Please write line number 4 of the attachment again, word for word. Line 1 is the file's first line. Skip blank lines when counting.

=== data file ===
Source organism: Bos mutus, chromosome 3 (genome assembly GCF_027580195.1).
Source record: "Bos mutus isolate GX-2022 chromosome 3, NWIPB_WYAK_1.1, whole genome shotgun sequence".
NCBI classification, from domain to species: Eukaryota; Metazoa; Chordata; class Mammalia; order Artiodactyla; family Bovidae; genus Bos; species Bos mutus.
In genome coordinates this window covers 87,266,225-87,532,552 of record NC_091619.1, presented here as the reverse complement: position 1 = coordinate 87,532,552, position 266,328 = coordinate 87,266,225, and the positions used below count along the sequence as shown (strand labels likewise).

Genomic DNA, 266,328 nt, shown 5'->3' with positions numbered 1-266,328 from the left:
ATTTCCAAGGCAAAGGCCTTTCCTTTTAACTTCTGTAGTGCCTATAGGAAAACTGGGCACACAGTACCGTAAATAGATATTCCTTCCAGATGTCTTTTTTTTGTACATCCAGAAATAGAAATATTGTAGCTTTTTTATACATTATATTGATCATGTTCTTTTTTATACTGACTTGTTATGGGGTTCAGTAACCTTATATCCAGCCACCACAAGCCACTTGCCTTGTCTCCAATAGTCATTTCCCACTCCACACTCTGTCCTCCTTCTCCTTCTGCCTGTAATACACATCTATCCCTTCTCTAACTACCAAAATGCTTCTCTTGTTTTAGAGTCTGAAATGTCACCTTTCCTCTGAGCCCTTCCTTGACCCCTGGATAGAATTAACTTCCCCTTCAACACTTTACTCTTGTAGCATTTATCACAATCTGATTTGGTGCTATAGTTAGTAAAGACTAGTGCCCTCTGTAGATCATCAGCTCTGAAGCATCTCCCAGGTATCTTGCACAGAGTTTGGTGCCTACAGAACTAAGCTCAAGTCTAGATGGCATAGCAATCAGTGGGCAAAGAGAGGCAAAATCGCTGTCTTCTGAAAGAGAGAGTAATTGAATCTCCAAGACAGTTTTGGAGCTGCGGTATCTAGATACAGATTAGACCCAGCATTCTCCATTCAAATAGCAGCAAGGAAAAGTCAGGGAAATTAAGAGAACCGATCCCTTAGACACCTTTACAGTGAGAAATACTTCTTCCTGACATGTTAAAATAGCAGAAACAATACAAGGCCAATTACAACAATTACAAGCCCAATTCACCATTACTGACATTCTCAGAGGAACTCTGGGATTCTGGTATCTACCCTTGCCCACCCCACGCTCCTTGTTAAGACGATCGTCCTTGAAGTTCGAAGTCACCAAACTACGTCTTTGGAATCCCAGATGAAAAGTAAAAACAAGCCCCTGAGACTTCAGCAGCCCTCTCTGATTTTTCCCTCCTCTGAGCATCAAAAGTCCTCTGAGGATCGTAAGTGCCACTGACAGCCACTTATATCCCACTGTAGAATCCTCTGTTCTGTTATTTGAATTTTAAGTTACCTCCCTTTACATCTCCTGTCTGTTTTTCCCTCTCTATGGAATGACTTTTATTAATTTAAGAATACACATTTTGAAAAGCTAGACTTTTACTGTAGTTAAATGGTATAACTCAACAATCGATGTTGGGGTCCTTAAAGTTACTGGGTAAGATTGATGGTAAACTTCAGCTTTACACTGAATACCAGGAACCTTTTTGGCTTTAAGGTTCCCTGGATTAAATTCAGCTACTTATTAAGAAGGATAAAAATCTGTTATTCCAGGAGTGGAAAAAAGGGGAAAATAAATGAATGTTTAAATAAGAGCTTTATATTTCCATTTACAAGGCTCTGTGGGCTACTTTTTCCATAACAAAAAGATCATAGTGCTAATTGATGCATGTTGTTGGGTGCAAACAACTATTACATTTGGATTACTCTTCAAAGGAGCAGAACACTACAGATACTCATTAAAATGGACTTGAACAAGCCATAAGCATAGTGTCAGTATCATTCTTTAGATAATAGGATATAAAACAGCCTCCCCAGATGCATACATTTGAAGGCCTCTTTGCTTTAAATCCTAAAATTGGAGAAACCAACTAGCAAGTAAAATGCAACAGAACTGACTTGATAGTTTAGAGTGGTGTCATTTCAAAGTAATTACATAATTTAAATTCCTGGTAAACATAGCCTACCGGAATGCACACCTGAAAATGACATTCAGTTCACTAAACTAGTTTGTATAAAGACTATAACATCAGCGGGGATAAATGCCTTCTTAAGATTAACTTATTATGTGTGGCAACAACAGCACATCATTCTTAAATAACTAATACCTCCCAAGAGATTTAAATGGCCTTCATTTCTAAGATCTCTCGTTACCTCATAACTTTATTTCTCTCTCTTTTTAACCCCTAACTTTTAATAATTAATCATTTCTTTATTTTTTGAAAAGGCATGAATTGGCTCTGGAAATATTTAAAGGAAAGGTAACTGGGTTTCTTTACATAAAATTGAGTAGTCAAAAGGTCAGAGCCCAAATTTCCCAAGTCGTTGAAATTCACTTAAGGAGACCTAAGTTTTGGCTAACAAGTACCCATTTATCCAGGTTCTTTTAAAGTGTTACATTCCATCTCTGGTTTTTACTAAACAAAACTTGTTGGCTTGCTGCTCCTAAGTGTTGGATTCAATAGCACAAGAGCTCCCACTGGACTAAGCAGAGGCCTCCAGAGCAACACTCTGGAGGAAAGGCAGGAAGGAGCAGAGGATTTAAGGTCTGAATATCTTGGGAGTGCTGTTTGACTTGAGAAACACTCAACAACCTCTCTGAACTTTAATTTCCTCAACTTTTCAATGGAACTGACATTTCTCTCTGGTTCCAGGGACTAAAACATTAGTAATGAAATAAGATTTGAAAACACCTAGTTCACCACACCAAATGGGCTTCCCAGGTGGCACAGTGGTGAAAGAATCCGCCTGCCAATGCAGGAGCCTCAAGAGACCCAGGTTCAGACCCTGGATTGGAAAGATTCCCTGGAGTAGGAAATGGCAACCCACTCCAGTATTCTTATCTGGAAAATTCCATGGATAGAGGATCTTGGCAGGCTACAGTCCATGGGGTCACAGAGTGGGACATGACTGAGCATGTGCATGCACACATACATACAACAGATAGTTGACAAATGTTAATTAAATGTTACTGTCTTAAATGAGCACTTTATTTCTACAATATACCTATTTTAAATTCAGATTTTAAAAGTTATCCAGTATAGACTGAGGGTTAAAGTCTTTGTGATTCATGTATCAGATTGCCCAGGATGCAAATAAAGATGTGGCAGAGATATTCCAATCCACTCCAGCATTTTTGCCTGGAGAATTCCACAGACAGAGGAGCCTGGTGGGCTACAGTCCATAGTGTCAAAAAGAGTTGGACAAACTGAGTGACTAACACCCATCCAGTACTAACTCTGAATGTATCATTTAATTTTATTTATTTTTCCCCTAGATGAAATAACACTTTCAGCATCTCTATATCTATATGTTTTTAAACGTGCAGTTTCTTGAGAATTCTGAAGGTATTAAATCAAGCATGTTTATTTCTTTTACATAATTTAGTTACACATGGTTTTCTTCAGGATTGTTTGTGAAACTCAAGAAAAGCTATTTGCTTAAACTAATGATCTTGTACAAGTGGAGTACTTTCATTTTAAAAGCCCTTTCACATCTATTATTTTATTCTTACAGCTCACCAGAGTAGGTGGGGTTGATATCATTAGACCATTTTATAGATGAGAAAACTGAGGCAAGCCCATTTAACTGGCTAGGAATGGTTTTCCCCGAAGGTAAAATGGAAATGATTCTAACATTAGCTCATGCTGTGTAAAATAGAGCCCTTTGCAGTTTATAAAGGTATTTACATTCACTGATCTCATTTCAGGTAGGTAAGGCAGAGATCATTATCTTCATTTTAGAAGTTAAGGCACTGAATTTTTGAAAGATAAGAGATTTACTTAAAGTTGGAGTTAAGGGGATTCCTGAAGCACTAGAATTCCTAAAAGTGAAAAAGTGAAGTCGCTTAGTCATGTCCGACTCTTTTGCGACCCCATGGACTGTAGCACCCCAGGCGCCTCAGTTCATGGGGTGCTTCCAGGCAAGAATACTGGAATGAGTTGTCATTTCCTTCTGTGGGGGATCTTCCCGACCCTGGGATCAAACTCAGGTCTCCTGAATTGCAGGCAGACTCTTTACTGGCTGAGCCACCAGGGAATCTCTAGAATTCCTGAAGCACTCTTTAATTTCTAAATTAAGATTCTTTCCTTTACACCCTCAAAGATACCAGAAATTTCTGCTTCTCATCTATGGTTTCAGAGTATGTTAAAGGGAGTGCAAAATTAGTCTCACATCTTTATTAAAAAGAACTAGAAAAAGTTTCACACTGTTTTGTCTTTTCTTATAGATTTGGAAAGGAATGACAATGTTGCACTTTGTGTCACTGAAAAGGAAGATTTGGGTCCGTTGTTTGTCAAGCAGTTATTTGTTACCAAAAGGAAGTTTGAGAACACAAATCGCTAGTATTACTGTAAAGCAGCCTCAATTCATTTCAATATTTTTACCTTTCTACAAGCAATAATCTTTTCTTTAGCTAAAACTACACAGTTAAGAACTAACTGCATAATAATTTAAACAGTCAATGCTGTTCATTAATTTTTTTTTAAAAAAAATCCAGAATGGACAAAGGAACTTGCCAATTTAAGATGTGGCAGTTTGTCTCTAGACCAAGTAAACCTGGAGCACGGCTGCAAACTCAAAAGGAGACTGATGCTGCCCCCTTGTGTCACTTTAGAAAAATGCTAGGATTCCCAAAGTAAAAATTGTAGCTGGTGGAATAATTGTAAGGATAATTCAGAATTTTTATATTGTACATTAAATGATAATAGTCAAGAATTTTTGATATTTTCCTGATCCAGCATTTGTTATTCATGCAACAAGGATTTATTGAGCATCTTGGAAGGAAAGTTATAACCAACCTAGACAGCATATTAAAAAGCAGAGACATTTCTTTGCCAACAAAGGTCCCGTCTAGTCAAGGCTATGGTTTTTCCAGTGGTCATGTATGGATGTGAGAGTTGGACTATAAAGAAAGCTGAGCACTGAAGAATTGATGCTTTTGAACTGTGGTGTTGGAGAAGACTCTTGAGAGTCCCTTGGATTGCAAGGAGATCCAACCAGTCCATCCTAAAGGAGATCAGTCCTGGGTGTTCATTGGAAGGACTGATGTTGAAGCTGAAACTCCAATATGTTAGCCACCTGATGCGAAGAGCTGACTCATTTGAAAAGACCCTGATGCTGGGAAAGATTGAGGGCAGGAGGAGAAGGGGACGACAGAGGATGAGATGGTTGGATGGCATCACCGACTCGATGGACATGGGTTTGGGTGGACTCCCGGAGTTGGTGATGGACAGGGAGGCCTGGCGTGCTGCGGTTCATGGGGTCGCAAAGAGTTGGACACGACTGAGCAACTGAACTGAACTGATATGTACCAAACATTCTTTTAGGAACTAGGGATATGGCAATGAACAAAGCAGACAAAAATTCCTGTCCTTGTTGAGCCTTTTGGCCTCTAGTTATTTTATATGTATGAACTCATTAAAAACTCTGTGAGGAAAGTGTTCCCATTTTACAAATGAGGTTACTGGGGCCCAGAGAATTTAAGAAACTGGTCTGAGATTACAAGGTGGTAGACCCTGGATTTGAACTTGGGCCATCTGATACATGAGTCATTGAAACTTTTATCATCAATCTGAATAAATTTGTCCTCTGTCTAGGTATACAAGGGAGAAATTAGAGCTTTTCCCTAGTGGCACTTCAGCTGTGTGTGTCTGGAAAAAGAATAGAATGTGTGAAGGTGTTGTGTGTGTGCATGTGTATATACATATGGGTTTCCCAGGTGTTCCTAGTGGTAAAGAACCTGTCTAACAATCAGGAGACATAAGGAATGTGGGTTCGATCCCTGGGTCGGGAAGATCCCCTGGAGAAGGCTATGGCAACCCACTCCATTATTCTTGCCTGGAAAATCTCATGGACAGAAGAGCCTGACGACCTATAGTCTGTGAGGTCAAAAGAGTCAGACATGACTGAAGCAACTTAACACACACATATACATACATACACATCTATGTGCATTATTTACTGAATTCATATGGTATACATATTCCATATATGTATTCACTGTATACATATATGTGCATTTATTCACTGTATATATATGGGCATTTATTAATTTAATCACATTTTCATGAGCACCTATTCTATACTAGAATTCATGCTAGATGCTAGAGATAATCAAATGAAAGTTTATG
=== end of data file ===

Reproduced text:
In genome coordinates this window covers 87,266,225-87,532,552 of record NC_091619.1, presented here as the reverse complement: position 1 = coordinate 87,532,552, position 266,328 = coordinate 87,266,225, and the positions used below count along the sequence as shown (strand labels likewise).